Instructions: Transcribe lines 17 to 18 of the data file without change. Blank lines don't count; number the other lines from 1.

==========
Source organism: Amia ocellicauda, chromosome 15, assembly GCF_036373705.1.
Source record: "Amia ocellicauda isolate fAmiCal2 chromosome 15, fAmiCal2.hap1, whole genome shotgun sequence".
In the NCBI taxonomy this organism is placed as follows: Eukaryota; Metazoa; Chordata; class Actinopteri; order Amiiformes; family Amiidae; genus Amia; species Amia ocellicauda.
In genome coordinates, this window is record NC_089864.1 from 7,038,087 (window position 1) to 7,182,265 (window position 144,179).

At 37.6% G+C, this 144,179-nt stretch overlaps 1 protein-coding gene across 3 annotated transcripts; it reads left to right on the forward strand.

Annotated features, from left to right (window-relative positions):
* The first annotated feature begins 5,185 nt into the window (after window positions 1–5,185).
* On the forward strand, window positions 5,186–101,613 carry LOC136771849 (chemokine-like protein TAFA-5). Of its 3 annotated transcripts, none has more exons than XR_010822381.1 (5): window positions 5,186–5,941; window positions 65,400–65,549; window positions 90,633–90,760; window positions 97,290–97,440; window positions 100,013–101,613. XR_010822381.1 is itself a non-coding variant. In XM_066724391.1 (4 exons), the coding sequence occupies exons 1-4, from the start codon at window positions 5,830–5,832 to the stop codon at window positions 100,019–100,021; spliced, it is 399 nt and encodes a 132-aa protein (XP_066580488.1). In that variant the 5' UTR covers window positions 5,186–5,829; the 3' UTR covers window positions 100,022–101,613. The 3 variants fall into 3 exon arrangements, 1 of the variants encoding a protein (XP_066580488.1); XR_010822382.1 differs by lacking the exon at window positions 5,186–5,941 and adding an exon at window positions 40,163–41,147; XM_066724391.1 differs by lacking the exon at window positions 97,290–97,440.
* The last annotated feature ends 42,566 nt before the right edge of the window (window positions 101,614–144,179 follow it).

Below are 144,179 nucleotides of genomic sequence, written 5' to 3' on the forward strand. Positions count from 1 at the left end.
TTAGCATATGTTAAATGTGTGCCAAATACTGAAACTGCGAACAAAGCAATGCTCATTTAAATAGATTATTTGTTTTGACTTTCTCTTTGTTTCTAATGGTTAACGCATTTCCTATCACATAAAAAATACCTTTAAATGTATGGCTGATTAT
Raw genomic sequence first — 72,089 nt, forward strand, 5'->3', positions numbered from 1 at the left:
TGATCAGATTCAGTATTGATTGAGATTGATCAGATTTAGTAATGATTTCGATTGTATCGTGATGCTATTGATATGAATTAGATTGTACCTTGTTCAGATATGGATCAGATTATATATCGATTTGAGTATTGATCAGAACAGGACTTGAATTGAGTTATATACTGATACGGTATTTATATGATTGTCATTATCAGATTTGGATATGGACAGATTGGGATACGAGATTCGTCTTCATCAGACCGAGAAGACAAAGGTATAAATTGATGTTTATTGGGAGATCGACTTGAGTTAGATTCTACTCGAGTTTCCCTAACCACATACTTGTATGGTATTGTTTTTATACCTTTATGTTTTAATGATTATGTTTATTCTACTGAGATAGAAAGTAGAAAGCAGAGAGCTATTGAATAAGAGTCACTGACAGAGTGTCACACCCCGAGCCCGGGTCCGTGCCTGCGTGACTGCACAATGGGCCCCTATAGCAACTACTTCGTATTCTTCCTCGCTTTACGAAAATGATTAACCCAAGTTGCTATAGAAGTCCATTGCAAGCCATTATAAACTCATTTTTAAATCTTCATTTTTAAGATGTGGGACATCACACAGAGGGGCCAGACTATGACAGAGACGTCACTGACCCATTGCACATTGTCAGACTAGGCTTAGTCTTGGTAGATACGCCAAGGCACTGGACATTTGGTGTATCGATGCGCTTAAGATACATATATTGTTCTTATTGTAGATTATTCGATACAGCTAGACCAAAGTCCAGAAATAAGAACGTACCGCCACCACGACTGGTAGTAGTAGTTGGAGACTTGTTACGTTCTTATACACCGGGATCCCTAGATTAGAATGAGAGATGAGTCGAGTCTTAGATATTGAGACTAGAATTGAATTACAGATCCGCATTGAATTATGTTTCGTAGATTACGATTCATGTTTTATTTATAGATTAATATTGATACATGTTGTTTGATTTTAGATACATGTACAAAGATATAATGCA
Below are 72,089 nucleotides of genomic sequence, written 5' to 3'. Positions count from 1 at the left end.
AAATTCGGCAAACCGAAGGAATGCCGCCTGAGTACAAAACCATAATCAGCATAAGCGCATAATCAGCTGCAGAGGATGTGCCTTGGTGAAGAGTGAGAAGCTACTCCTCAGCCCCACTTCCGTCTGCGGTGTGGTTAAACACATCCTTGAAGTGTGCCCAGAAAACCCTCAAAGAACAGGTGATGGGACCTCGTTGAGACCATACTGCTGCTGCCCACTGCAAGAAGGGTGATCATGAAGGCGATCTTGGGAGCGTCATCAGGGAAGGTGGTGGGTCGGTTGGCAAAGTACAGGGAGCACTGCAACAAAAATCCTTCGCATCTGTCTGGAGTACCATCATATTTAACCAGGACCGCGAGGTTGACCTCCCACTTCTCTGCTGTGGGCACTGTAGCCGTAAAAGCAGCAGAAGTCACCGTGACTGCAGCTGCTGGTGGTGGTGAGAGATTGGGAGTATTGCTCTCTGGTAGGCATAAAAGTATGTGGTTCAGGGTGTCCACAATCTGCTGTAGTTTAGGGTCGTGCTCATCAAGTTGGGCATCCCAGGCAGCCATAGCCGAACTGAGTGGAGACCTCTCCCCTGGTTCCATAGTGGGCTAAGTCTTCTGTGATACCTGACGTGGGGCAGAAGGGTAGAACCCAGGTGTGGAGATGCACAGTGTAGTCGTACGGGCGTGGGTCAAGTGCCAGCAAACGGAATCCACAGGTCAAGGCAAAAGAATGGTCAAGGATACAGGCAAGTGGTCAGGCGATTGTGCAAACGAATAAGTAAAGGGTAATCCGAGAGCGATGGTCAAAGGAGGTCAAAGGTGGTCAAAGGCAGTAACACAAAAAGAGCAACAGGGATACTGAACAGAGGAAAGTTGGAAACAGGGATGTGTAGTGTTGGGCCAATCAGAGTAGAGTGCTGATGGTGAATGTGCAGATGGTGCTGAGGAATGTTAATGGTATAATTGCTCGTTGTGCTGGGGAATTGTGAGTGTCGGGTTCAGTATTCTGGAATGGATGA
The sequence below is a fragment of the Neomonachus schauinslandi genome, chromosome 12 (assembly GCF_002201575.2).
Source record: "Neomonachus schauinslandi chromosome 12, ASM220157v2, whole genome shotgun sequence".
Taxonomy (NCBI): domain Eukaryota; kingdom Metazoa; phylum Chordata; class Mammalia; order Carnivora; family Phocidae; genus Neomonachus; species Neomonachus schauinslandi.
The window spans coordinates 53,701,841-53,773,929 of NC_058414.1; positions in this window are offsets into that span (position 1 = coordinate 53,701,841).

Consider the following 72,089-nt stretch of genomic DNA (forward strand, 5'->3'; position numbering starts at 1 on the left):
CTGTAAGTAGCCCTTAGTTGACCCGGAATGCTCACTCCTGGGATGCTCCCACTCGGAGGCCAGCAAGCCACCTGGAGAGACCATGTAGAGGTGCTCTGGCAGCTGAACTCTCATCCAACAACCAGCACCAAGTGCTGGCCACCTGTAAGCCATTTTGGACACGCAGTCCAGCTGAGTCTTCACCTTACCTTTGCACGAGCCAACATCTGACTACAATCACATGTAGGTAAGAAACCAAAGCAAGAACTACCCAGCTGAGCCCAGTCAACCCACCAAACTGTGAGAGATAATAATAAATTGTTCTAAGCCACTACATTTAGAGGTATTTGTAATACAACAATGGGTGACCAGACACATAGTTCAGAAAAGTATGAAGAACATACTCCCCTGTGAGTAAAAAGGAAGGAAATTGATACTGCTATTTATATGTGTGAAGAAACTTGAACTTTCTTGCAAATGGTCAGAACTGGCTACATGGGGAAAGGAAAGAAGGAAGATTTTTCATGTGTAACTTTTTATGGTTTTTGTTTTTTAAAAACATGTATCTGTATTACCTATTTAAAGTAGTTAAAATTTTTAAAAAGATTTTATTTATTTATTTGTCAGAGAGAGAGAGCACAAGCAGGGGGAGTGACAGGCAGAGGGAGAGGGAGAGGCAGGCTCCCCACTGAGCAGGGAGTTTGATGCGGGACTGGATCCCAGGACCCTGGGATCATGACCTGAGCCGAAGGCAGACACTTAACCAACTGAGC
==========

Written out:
Source record: "Neomonachus schauinslandi chromosome 12, ASM220157v2, whole genome shotgun sequence".
Taxonomy (NCBI): domain Eukaryota; kingdom Metazoa; phylum Chordata; class Mammalia; order Carnivora; family Phocidae; genus Neomonachus; species Neomonachus schauinslandi.